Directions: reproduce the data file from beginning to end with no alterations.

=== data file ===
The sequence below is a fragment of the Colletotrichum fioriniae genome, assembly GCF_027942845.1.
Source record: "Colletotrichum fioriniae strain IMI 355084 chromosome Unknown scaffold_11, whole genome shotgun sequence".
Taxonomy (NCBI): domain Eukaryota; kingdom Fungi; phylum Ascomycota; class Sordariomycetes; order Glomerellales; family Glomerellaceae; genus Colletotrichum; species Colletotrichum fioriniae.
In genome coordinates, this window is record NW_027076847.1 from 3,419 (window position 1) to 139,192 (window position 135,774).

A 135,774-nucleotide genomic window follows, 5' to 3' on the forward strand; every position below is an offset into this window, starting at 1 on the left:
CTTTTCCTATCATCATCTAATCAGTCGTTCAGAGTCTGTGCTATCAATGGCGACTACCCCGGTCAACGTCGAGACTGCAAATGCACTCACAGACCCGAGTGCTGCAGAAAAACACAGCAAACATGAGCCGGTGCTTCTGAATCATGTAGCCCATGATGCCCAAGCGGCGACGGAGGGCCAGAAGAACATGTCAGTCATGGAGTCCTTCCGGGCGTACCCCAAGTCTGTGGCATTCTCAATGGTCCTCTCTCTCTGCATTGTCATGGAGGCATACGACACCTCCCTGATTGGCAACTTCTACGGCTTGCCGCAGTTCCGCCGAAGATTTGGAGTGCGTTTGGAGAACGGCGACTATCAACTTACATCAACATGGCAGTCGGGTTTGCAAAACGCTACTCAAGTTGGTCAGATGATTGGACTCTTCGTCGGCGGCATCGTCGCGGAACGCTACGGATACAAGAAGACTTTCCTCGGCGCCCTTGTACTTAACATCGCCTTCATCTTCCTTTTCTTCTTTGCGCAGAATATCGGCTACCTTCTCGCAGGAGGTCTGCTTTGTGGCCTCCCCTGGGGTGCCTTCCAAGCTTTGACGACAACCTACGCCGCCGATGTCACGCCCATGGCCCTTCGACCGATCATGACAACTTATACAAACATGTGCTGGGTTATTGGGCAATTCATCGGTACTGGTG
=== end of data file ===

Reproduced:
The sequence below is a fragment of the Colletotrichum fioriniae genome, assembly GCF_027942845.1.
Source record: "Colletotrichum fioriniae strain IMI 355084 chromosome Unknown scaffold_11, whole genome shotgun sequence".
Taxonomy (NCBI): domain Eukaryota; kingdom Fungi; phylum Ascomycota; class Sordariomycetes; order Glomerellales; family Glomerellaceae; genus Colletotrichum; species Colletotrichum fioriniae.
In genome coordinates, this window is record NW_027076847.1 from 3,419 (window position 1) to 139,192 (window position 135,774).

A 135,774-nucleotide genomic window follows, 5' to 3' on the forward strand; every position below is an offset into this window, starting at 1 on the left:
CTTTTCCTATCATCATCTAATCAGTCGTTCAGAGTCTGTGCTATCAATGGCGACTACCCCGGTCAACGTCGAGACTGCAAATGCACTCACAGACCCGAGTGCTGCAGAAAAACACAGCAAACATGAGCCGGTGCTTCTGAATCATGTAGCCCATGATGCCCAAGCGGCGACGGAGGGCCAGAAGAACATGTCAGTCATGGAGTCCTTCCGGGCGTACCCCAAGTCTGTGGCATTCTCAATGGTCCTCTCTCTCTGCATTGTCATGGAGGCATACGACACCTCCCTGATTGGCAACTTCTACGGCTTGCCGCAGTTCCGCCGAAGATTTGGAGTGCGTTTGGAGAACGGCGACTATCAACTTACATCAACATGGCAGTCGGGTTTGCAAAACGCTACTCAAGTTGGTCAGATGATTGGACTCTTCGTCGGCGGCATCGTCGCGGAACGCTACGGATACAAGAAGACTTTCCTCGGCGCCCTTGTACTTAACATCGCCTTCATCTTCCTTTTCTTCTTTGCGCAGAATATCGGCTACCTTCTCGCAGGAGGTCTGCTTTGTGGCCTCCCCTGGGGTGCCTTCCAAGCTTTGACGACAACCTACGCCGCCGATGTCACGCCCATGGCCCTTCGACCGATCATGACAACTTATACAAACATGTGCTGGGTTATTGGGCAATTCATCGGTACTGGTG